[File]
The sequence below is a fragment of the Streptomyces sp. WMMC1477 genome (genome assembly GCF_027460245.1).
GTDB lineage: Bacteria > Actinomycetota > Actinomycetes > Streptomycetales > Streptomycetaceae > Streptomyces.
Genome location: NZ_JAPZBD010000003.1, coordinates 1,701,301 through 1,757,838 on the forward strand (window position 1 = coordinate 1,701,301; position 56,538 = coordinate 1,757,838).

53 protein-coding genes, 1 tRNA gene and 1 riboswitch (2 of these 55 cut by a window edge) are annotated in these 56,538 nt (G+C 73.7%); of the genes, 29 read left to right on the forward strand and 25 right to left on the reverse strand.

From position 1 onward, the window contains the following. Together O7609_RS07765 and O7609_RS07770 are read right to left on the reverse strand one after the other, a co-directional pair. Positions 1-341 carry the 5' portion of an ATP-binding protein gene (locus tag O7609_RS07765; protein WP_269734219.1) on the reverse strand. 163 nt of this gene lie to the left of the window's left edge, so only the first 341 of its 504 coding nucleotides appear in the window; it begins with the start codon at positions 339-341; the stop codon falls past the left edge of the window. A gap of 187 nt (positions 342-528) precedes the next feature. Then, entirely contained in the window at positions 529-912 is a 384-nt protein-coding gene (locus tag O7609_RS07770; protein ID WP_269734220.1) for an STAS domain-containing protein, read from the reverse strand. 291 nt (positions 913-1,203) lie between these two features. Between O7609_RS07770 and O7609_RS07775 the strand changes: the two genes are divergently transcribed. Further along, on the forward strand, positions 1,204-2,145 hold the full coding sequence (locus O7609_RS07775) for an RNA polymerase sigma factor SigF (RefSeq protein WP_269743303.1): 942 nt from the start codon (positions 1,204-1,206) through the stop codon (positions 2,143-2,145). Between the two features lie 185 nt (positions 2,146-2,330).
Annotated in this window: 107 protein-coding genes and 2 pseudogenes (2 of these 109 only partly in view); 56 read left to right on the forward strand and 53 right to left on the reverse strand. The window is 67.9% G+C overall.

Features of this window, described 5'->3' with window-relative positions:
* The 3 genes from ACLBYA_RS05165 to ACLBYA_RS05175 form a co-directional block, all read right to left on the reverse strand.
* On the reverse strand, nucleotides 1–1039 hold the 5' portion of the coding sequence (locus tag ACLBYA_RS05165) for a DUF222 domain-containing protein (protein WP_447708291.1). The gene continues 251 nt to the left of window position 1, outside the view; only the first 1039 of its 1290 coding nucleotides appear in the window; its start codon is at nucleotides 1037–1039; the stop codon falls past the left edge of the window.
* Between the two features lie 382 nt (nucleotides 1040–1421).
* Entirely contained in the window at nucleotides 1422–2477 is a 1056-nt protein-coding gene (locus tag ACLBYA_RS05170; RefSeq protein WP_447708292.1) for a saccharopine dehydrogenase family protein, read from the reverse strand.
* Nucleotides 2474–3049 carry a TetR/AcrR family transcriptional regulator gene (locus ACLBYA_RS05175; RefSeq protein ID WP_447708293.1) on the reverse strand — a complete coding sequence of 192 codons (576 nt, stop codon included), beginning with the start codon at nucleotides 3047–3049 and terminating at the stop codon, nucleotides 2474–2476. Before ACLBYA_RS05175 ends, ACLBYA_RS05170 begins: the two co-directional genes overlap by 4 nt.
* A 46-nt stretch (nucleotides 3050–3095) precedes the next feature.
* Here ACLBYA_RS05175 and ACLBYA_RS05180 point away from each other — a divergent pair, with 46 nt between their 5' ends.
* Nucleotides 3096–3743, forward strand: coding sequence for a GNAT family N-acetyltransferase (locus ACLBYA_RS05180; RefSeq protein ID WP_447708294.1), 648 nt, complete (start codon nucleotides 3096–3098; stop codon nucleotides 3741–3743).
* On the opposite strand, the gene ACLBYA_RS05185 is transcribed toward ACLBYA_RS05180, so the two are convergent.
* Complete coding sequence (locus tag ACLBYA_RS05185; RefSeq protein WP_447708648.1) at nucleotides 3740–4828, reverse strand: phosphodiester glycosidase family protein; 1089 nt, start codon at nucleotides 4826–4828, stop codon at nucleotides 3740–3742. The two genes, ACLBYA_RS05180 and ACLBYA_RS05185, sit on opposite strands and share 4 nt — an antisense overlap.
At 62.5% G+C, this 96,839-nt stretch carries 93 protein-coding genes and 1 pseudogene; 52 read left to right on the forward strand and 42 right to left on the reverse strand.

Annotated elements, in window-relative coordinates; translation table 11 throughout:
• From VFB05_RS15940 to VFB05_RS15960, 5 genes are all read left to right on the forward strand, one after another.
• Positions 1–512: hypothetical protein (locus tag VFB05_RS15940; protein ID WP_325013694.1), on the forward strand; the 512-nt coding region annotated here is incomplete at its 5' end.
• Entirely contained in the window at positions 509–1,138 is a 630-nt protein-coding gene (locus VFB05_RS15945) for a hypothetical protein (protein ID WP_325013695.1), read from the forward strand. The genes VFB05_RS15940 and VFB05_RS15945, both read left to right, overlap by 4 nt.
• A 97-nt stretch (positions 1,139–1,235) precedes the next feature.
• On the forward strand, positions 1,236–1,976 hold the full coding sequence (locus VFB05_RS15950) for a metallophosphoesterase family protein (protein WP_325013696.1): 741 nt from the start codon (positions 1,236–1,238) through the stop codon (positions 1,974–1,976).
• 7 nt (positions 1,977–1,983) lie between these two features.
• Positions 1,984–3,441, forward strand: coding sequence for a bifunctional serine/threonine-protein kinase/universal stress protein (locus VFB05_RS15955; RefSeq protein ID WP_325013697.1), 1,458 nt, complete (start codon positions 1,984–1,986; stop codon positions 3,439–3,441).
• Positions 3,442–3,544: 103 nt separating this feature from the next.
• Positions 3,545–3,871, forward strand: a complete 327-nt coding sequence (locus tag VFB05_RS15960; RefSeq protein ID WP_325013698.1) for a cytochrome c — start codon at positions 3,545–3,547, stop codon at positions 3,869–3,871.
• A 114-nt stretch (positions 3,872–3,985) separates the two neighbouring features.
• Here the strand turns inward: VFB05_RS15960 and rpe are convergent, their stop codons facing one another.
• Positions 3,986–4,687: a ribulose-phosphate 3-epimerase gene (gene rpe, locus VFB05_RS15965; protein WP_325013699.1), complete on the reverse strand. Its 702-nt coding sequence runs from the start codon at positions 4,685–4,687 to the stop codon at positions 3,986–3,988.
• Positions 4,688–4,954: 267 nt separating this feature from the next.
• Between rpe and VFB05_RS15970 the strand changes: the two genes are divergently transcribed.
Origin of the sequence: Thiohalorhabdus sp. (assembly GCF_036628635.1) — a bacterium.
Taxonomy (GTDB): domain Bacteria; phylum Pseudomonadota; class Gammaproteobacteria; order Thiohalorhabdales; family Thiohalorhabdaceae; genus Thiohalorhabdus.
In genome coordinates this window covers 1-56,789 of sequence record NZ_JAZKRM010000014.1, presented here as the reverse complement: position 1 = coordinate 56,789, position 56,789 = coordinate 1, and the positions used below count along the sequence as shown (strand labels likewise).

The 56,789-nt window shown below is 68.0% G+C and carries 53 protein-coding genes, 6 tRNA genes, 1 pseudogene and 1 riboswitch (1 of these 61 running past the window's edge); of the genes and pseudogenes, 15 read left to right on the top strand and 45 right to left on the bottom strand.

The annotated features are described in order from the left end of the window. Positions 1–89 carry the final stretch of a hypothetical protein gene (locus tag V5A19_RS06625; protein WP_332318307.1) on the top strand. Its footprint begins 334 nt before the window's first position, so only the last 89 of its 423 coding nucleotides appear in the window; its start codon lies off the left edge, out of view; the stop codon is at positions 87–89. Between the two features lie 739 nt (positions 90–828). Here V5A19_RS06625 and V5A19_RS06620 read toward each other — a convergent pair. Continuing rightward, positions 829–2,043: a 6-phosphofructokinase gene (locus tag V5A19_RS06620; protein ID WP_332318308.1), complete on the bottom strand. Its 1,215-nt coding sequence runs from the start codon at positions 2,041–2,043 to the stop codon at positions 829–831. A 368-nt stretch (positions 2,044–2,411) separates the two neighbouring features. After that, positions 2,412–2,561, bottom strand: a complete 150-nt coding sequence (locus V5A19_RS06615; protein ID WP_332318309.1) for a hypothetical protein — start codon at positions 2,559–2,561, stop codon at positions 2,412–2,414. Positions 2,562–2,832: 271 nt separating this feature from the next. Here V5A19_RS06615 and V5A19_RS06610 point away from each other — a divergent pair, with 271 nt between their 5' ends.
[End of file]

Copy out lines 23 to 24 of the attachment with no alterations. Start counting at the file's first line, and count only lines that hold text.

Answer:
• A 97-nt stretch (positions 1,139–1,235) precedes the next feature.
• On the forward strand, positions 1,236–1,976 hold the full coding sequence (locus VFB05_RS15950) for a metallophosphoesterase family protein (protein WP_325013696.1): 741 nt from the start codon (positions 1,236–1,238) through the stop codon (positions 1,974–1,976).